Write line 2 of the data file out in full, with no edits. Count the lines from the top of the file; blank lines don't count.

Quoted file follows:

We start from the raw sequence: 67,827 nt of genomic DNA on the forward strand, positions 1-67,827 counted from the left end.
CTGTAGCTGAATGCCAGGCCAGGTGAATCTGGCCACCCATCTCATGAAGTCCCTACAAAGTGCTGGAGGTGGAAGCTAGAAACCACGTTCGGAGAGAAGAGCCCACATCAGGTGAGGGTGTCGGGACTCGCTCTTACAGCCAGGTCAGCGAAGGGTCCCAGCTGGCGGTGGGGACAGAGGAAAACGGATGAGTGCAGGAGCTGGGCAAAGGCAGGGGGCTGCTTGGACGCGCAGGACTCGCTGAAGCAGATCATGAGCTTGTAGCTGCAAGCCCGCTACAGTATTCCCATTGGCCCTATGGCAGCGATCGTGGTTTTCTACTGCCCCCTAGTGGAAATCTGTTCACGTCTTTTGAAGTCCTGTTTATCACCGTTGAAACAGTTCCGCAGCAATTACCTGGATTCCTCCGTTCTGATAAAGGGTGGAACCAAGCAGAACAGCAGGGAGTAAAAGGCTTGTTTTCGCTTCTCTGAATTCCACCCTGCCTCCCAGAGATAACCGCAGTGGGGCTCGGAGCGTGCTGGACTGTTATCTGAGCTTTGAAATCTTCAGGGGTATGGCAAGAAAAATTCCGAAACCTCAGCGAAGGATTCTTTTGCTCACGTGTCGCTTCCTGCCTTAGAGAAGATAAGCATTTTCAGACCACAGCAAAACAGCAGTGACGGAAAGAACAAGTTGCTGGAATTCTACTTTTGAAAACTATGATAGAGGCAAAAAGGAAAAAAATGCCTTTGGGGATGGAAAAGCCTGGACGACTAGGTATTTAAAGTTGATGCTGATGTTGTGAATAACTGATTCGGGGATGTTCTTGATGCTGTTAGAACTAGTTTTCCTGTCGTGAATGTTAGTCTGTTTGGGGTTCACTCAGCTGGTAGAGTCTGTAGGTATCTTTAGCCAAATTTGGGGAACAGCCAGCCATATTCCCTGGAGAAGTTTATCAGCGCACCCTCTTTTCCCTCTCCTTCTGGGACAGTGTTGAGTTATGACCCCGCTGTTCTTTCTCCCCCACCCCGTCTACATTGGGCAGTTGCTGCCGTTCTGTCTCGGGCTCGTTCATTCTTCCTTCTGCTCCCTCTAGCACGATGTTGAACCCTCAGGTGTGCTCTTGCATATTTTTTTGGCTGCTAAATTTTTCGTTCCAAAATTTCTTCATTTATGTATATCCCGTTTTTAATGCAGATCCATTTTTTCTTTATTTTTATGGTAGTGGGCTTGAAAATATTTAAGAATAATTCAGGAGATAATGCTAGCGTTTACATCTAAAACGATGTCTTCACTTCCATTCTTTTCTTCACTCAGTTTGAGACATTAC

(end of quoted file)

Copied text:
CTGTAGCTGAATGCCAGGCCAGGTGAATCTGGCCACCCATCTCATGAAGTCCCTACAAAGTGCTGGAGGTGGAAGCTAGAAACCACGTTCGGAGAGAAGAGCCCACATCAGGTGAGGGTGTCGGGACTCGCTCTTACAGCCAGGTCAGCGAAGGGTCCCAGCTGGCGGTGGGGACAGAGGAAAACGGATGAGTGCAGGAGCTGGGCAAAGGCAGGGGGCTGCTTGGACGCGCAGGACTCGCTGAAGCAGATCATGAGCTTGTAGCTGCAAGCCCGCTACAGTATTCCCATTGGCCCTATGGCAGCGATCGTGGTTTTCTACTGCCCCCTAGTGGAAATCTGTTCACGTCTTTTGAAGTCCTGTTTATCACCGTTGAAACAGTTCCGCAGCAATTACCTGGATTCCTCCGTTCTGATAAAGGGTGGAACCAAGCAGAACAGCAGGGAGTAAAAGGCTTGTTTTCGCTTCTCTGAATTCCACCCTGCCTCCCAGAGATAACCGCAGTGGGGCTCGGAGCGTGCTGGACTGTTATCTGAGCTTTGAAATCTTCAGGGGTATGGCAAGAAAAATTCCGAAACCTCAGCGAAGGATTCTTTTGCTCACGTGTCGCTTCCTGCCTTAGAGAAGATAAGCATTTTCAGACCACAGCAAAACAGCAGTGACGGAAAGAACAAGTTGCTGGAATTCTACTTTTGAAAACTATGATAGAGGCAAAAAGGAAAAAAATGCCTTTGGGGATGGAAAAGCCTGGACGACTAGGTATTTAAAGTTGATGCTGATGTTGTGAATAACTGATTCGGGGATGTTCTTGATGCTGTTAGAACTAGTTTTCCTGTCGTGAATGTTAGTCTGTTTGGGGTTCACTCAGCTGGTAGAGTCTGTAGGTATCTTTAGCCAAATTTGGGGAACAGCCAGCCATATTCCCTGGAGAAGTTTATCAGCGCACCCTCTTTTCCCTCTCCTTCTGGGACAGTGTTGAGTTATGACCCCGCTGTTCTTTCTCCCCCACCCCGTCTACATTGGGCAGTTGCTGCCGTTCTGTCTCGGGCTCGTTCATTCTTCCTTCTGCTCCCTCTAGCACGATGTTGAACCCTCAGGTGTGCTCTTGCATATTTTTTTGGCTGCTAAATTTTTCGTTCCAAAATTTCTTCATTTATGTATATCCCGTTTTTAATGCAGATCCATTTTTTCTTTATTTTTATGGTAGTGGGCTTGAAAATATTTAAGAATAATTCAGGAGATAATGCTAGCGTTTACATCTAAAACGATGTCTTCACTTCCATTCTTTTCTTCACTCAGTTTGAGACATTAC